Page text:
Alexander Carabitses

Well, the one-hundredth year of the NFL has come to a close with the Kansas City Chiefs winning the Super Bowl for the first time in 50 years. It was certainly an enjoyable game to watch and unlike the trainwreck that was last year's lineup of Super Bowl spots, this year's game featured a number of clever, amusing, and heartwarming ads that got the job done.

A number of automakers partook in this year's festivities with the results being somewhat mixed. Porsche's The Heist spot is a perfect example of this as the first half featured every car fanatic's wet dream within the Porsche museum, while the second half devolved into a reinterpretation of Toyota's fairly recent "Tag" spot. Although I did get a chuckle seeing a Porsche tractor get stuck on cobblestone and am intrigued by the teased next-gen 911 GT3, this commercial is average at best.
(Image credited to Porsche)

I know that most people will still enjoy the Porsche spot to a high degree and that's perfectly fine because this is, of course, a highly subjective matter. Bear that in mind as I begin to rip apart Jeep's Groundhog Day spot because I, along with everyone I watched the game with, was totally confused by it. Now I know that if I had seen the movie Groundhog Day I would have enjoyed it more and I should point out that Bill Murray is quite funny, but placing the Jeep Gladiator in this ad is strange since this sort of humor is the antithesis of Jeep's branding.
(Image credited to Jeep)

But Jeep and FCA excelled compared to Audi's Let it Go spot. As much as I like the song and Maisie Williams, Audi's effort at proselytizing about sustainability is both instantly forgettable and short-sighted since it doesn't explicitly mention the e-Tron Sportback. Toyota's Big Game commercial was not a standout ad by any means, but it certainly got the job done. The same can be said for Kia's Tough Never Quits spot, which is both inspirational and peculiar since the manifesto within it can only be related to Kia, itself, by those in the know. Genesis's Going Away Party was quite satisfying, much like the new Genesis GV80 featured within it.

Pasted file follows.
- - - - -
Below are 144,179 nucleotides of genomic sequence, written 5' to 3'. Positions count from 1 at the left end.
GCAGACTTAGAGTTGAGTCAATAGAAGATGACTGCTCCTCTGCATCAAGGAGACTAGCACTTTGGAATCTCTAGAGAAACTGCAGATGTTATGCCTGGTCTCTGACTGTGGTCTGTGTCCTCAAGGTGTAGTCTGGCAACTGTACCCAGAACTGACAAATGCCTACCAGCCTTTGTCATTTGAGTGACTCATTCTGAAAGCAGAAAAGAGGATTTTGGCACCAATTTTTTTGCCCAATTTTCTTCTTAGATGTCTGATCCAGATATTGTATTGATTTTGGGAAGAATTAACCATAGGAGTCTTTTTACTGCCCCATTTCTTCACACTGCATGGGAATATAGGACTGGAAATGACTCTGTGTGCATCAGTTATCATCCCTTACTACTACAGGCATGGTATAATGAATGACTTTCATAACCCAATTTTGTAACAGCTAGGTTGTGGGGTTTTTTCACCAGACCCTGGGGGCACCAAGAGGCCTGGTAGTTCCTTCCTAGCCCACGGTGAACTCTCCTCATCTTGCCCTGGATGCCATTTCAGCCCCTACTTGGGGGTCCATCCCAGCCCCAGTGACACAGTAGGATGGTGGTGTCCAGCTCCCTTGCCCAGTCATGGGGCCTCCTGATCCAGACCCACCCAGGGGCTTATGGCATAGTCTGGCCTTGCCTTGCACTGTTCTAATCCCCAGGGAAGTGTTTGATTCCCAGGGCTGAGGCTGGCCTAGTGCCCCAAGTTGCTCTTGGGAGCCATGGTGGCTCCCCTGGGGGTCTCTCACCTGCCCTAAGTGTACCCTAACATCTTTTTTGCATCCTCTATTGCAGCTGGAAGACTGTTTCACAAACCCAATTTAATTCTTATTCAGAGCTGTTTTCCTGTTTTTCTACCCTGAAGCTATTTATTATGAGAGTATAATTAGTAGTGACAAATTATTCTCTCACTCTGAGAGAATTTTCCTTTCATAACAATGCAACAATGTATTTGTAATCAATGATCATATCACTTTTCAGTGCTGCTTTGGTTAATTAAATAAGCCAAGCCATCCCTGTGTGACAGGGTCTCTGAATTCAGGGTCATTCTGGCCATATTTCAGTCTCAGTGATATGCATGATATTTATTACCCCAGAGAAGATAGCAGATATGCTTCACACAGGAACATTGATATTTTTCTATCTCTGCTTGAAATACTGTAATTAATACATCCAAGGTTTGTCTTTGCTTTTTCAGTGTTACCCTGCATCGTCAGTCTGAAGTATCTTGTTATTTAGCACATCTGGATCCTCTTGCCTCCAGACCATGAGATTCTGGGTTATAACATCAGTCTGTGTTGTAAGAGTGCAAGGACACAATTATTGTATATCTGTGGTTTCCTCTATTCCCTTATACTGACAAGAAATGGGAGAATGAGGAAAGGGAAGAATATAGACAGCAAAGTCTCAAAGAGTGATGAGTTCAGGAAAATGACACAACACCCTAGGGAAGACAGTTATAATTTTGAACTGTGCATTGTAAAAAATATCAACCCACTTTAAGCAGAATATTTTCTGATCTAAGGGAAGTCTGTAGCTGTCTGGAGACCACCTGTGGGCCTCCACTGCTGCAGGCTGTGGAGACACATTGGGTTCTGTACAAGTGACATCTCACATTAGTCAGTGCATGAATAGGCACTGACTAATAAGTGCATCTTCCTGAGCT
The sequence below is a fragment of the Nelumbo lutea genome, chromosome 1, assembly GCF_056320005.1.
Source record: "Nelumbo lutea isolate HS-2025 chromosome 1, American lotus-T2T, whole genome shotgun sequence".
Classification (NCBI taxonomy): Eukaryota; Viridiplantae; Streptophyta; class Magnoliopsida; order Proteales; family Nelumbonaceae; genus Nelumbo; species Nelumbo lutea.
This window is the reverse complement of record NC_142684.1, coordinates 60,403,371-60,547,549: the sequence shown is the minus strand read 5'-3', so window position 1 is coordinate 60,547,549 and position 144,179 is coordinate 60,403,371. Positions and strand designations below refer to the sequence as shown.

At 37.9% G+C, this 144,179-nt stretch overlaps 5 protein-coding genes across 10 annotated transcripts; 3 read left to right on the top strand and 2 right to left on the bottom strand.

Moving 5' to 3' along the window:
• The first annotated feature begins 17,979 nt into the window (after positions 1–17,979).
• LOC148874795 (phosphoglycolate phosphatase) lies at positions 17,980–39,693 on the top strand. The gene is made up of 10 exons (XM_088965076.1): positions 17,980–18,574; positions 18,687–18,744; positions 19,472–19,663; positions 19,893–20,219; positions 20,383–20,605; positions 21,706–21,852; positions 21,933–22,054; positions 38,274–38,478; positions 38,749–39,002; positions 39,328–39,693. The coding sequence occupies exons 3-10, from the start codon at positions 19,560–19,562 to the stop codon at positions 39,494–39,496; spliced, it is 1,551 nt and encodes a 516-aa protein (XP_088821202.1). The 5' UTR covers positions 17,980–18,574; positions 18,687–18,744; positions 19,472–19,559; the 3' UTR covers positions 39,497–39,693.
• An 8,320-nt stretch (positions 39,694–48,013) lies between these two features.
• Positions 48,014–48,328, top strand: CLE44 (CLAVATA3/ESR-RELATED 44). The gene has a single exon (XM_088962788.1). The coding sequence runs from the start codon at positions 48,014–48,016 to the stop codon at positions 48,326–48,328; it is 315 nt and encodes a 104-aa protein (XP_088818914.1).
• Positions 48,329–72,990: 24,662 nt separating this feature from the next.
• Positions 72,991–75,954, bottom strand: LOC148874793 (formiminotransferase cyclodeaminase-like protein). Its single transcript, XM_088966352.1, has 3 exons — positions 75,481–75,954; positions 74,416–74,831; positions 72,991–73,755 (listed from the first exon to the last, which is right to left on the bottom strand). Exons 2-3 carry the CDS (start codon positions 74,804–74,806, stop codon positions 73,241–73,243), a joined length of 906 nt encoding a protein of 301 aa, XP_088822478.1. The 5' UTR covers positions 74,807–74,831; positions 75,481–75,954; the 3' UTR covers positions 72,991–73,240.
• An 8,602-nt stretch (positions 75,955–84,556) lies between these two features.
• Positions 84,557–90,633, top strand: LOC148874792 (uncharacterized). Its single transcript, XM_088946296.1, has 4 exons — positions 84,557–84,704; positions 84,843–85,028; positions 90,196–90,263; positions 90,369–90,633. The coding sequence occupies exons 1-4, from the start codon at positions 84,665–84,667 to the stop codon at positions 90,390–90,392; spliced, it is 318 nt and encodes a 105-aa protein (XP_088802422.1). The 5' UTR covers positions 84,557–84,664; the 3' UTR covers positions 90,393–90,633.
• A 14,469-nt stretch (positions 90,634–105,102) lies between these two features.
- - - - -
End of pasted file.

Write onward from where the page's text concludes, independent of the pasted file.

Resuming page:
(Image credited to Audi)
(Image credited to Toyota)
(Image credited to Kia)
(Image credited to Genesis)

I also like what GMC brought to the party with its Quiet Revolution spot that teased the reincarnated Hummer (this time it will be an EV pickup). No, nothing about it was groundbreaking, as the purpose of this ad was to generate buzz about the return of the Hummer nameplate, and I think it accomplished this mission. It did so without teasing a random, unnamed selection of models like Audi did last year and without marketing a vehicle that's at least 10 months away from going on sale as if it's on dealer lots right now (à la the Ford Mustang Mach-E).
(Image credited to GMC)

However, my favorite automotive ad of Super Bowl LIV is Hyundai's Smaht Pahk ad, featuring the new Sonata. Like last year's Palisade ad, Hyundai ticked all of the right boxes by incorporating light-hearted humor with a memorable product presentation. Having grown up in New England and having heard this accent my entire life, I also found the commercial to be very relatable.
(Image credited to Hyundai)

This year's lineup of Super Bowl spots is certainly a step in the right direction, although it's still not quite what it used to be. As far as the automakers are concerned, Hyundai has been knocking it out of the park lately, and its Genesis luxury arm now appears to be doing the same. Nonetheless, there are still a lot of automakers that can certainly do a lot better in the future.

Thank you for reading and have a good week.
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